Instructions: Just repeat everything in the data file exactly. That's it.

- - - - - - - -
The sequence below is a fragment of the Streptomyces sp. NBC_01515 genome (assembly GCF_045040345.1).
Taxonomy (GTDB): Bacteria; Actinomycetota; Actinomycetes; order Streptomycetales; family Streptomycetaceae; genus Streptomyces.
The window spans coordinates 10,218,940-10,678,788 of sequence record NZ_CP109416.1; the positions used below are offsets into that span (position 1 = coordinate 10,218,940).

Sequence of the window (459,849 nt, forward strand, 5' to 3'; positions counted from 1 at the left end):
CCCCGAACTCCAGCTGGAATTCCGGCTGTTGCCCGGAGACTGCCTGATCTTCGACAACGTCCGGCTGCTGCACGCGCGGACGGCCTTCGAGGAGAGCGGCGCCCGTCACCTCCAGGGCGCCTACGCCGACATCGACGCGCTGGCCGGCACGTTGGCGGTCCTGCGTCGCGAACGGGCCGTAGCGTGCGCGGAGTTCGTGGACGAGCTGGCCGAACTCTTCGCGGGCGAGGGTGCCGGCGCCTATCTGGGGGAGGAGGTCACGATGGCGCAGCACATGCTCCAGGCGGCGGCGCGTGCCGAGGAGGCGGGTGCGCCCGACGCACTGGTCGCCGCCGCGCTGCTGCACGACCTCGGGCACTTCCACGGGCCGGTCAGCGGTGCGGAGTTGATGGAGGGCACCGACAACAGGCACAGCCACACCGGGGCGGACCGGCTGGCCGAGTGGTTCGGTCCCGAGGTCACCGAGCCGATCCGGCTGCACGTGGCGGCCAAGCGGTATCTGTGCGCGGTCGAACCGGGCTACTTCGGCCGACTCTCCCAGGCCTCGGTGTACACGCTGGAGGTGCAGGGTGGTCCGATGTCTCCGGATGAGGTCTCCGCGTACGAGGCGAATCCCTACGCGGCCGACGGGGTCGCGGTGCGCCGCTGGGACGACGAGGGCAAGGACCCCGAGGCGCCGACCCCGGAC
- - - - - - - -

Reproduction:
The sequence below is a fragment of the Streptomyces sp. NBC_01515 genome (assembly GCF_045040345.1).
Taxonomy (GTDB): Bacteria; Actinomycetota; Actinomycetes; order Streptomycetales; family Streptomycetaceae; genus Streptomyces.
The window spans coordinates 10,218,940-10,678,788 of sequence record NZ_CP109416.1; the positions used below are offsets into that span (position 1 = coordinate 10,218,940).

Sequence of the window (459,849 nt, forward strand, 5' to 3'; positions counted from 1 at the left end):
CCCCGAACTCCAGCTGGAATTCCGGCTGTTGCCCGGAGACTGCCTGATCTTCGACAACGTCCGGCTGCTGCACGCGCGGACGGCCTTCGAGGAGAGCGGCGCCCGTCACCTCCAGGGCGCCTACGCCGACATCGACGCGCTGGCCGGCACGTTGGCGGTCCTGCGTCGCGAACGGGCCGTAGCGTGCGCGGAGTTCGTGGACGAGCTGGCCGAACTCTTCGCGGGCGAGGGTGCCGGCGCCTATCTGGGGGAGGAGGTCACGATGGCGCAGCACATGCTCCAGGCGGCGGCGCGTGCCGAGGAGGCGGGTGCGCCCGACGCACTGGTCGCCGCCGCGCTGCTGCACGACCTCGGGCACTTCCACGGGCCGGTCAGCGGTGCGGAGTTGATGGAGGGCACCGACAACAGGCACAGCCACACCGGGGCGGACCGGCTGGCCGAGTGGTTCGGTCCCGAGGTCACCGAGCCGATCCGGCTGCACGTGGCGGCCAAGCGGTATCTGTGCGCGGTCGAACCGGGCTACTTCGGCCGACTCTCCCAGGCCTCGGTGTACACGCTGGAGGTGCAGGGTGGTCCGATGTCTCCGGATGAGGTCTCCGCGTACGAGGCGAATCCCTACGCGGCCGACGGGGTCGCGGTGCGCCGCTGGGACGACGAGGGCAAGGACCCCGAGGCGCCGACCCCGGAC